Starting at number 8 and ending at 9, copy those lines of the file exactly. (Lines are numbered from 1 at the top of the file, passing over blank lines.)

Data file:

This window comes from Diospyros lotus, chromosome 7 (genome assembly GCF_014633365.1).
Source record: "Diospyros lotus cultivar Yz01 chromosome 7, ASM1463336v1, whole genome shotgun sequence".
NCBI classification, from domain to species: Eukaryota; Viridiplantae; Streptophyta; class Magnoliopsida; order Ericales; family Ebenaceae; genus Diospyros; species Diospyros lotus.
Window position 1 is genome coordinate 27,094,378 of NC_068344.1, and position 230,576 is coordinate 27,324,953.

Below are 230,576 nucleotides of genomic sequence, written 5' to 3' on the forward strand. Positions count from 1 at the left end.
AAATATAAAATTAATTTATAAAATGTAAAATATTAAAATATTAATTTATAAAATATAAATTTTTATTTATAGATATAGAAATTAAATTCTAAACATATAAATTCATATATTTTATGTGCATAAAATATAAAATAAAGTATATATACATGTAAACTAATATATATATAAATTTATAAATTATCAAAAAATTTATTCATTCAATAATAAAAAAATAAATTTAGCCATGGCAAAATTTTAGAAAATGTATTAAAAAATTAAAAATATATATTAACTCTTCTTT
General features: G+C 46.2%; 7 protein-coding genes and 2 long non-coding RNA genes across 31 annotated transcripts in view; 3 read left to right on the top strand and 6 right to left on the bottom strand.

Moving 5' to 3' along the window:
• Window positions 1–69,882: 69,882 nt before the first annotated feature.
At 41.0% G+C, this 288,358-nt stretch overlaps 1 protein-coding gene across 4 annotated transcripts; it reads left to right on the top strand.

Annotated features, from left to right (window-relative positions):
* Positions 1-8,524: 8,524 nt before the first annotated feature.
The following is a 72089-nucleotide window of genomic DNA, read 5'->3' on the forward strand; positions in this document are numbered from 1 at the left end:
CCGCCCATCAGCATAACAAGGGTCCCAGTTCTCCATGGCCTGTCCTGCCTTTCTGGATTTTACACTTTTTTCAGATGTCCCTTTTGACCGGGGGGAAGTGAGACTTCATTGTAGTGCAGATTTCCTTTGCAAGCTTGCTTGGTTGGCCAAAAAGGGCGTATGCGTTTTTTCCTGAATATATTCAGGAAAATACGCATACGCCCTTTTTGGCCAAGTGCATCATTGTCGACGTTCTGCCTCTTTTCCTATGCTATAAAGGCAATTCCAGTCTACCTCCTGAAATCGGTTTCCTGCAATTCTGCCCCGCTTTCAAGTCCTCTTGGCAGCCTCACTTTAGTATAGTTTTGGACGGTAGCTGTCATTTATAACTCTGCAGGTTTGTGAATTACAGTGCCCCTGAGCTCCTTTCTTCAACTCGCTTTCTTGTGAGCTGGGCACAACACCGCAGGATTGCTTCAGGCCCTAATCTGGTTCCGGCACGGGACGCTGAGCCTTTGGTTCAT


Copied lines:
Moving 5' to 3' along the window:
• Window positions 1–69,882: 69,882 nt before the first annotated feature.